Local Current Blog

Prince symposium explores identity, Paisley staff memories on day 2

A photo of the "Prince from Minneapolis" program (Cecilia Johnson | MPR)

Prince took us to Uptown. He took us to church. And yesterday, he took us to school, drawing several dozen fans and scholars to the University of Minnesota for the second day of their “Prince from Minneapolis” symposium. After a breakfast of starfish (cookies) and coffee, attendees watched a handful of panels, many of which featured familiar figures from Prince’s career. Various breakout sessions tackled topics such as spiritualities, aesthetics, and the literal and theoretical properties of Paisley Park.

For better or worse, the symposium could be synopsized as “Prince experts talking to Prince experts.” When USC’s Griffin Woodworth played a clip of “Bob George” – which Prince trashed along with the rest of 1994’s The Black Album, a rare artifact these days – several in the classroom sang along. Some in the crowd seemed to have a better handle on Prince’s past than certain presenters. But there’s joy in that; where else do fams get to strut, except in pockets of fellow Prince obsessives?

So if most symposium attendees could quote Prince minutiae back and forth for hours, the event’s value lied not in any newly uncovered facts, but in analysis that situated Prince alongside historical and contemporary figures. During the “Race” breakout session, Joseph Vogel compared Under the Cherry Moon to James Baldwin’s “Stranger in the Village,” pointing out that both men evaded U.S. racism by situating themselves abroad (in the French Riviera and Switzerland, respectively). Twila Perry discussed Dred Scott and Nellie Stone Johnson‘s lives while explaining how Prince viewed work through the historical lens of slavery. Representing DeLaSalle High School in Minneapolis, Dr. Roy Kay put Prince and Louis Armstrong in conversation with Ralph Ellison’s Invisible Man.

Several “Race” presenters discussed Prince’s vocals. Kay used a blues framework to make meaning of his vocal patterns; Perry likened his screams to the operatic high C, so riveting and dramatic. Communing via Skype, Griffin Woodworth shared a fascinating exposition of “vocal cross-dressing” and gospel’s vocal connotations — which many white Americans missed due to a “lack of cultural literacy” — in a paper adapted from his upcoming book.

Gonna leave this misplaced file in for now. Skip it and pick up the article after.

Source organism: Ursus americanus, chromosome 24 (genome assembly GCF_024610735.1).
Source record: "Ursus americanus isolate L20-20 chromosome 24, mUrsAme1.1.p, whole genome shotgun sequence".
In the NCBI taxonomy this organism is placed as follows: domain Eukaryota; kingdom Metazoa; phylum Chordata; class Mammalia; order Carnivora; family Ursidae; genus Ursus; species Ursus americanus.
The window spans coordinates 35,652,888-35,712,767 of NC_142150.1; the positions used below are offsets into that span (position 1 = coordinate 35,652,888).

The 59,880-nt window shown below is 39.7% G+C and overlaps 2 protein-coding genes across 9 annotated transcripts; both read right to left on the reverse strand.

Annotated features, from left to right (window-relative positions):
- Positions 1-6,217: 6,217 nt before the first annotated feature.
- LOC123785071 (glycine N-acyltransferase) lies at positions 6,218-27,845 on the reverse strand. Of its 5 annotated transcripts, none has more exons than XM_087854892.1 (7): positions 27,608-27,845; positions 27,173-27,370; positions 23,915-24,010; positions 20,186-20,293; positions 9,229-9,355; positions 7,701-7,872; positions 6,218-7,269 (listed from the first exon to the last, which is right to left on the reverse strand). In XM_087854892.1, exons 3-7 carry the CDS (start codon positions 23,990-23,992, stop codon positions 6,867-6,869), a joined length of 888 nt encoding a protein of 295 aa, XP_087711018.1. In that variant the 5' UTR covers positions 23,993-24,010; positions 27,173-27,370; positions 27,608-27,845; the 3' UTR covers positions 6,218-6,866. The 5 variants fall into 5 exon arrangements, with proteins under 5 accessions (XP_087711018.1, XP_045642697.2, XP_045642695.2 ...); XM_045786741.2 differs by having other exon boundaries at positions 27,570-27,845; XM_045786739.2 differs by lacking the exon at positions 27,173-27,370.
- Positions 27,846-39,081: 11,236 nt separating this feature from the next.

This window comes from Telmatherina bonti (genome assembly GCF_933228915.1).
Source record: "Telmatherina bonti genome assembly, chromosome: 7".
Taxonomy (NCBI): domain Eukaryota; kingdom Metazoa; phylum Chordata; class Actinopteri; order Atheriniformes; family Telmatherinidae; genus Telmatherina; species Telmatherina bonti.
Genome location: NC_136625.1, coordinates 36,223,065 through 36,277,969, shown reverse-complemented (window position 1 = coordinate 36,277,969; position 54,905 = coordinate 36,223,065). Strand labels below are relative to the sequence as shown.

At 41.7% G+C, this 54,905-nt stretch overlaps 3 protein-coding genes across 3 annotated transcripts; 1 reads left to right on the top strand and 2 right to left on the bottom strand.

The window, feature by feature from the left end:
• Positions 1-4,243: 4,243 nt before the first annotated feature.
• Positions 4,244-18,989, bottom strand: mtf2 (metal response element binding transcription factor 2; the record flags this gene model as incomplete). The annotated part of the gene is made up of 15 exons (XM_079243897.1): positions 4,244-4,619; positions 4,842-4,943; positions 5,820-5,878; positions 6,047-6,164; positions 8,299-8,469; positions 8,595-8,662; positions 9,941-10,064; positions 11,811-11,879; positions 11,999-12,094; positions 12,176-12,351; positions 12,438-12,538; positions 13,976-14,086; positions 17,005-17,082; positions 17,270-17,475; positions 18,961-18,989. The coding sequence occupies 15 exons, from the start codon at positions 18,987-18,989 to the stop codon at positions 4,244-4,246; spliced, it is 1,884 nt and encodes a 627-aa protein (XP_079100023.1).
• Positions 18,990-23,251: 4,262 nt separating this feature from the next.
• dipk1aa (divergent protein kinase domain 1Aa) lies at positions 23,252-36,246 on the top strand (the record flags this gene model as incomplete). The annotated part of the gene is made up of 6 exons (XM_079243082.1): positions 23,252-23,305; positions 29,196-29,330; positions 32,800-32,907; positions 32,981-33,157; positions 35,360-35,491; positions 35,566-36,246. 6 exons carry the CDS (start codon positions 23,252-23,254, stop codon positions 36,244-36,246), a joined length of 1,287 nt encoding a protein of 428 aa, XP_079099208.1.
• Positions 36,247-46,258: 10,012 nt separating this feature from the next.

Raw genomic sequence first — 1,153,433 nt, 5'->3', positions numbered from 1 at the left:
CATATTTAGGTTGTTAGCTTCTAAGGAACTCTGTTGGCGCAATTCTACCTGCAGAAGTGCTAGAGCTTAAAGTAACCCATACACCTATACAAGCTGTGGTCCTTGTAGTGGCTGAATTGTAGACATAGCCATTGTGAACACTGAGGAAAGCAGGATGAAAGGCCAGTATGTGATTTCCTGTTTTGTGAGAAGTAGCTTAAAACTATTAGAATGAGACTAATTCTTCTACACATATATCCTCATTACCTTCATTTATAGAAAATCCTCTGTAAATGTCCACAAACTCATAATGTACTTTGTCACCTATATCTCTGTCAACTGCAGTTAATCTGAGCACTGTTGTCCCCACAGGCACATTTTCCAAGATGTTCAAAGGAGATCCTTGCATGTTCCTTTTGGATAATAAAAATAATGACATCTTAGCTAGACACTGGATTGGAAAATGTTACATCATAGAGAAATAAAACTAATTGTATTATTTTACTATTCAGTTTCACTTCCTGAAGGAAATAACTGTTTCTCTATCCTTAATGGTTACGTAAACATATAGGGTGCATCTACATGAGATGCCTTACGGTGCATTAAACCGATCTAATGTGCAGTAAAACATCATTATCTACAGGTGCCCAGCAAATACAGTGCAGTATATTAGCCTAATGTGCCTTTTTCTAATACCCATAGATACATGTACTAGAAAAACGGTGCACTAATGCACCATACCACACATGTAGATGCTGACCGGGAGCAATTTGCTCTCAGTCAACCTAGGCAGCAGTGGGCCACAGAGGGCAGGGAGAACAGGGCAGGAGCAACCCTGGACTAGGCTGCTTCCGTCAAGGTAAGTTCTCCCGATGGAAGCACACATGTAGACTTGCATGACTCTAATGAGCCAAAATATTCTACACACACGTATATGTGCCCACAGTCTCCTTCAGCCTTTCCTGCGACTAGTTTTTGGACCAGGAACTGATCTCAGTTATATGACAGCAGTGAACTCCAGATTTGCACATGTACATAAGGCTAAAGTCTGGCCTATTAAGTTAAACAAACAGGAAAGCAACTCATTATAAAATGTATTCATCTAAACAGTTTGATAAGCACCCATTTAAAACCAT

Later, eight “Prince alumni” joined in remembering their boss and the ways he changed their lives. Tour manager and Purple Rain assistant director Craig Rice moderated this plenary panel, which comprised bodyguard Harlan Austin, sound engineer Scottie Baldwin, hairstylist Kim Berry, sound engineer Dave Hampton, dancer Mayte Garcia, designer Stacia Lang, and designer Sotera Tschetter.

The panelists had the audience howling as they recounted personal moments with Prince. He’d summon Berry to do his hair at any hour, she says, including one time in particular at 5:30 a.m. “Are you getting ready to be somewhere?” she asked him. But he replied, “No, I’m going to bed.” Mayte slapped her knee upon the punchline, shaking with laughter.

Of course, working for Prince had its issues. He wasn’t “a monster,” as his industry reputation might have warned. But he wasn’t particularly empathetic. Berry hid her pregnancy from him for fear of shaking up his world. Tschetter says, “If you did fail, you were humiliated until you got it right.” Once, after an ungraceful severance, Scottie Baldwin remembers Prince claiming, “I’ve never fired anyone. They all fired themselves.”

Prince would never apologize outright, but Harlan Austin remembers one time he tried to make amends. While shooting the “Gett Off” music video, Prince made fun of the security specialist’s look: a yellow bandana tied above his forehead. “You look like Harriet Tubman,” Prince cried, and the whole band broke into laughter. But Austin says he must’ve realized how much that hurt. When he walked in the next day, Prince was wearing a bandana in the same style. “I thought I looked like Harriet Tubman,” Austin said. “You did!” Prince replied. “I make it look sexy.”

“Sometimes creativity is a blessing, and sometimes it’s a curse,” Sotera Tschetter says. She achieved career highlights working with Prince – one of which, she says, was directing the “7” music video – but she eventually quit due to the stressful pace and expectations.  Berry remembered a flight to Hawaii, when she watched Prince keep scribbling on pieces of paper. “Aren’t you going to take a vacation?” she asked. “I can’t,” he said. “When one song stops in my head, another one pops in.”

During the plenary panel entitled “Come,” the University of Minnesota’s Elliott Powell called the symposium a “love letter: to Prince, from Minneapolis.” While many of the audience members, presenters, and panelists hailed from outside the Twin Cities, their meeting in his hometown proved Powell right.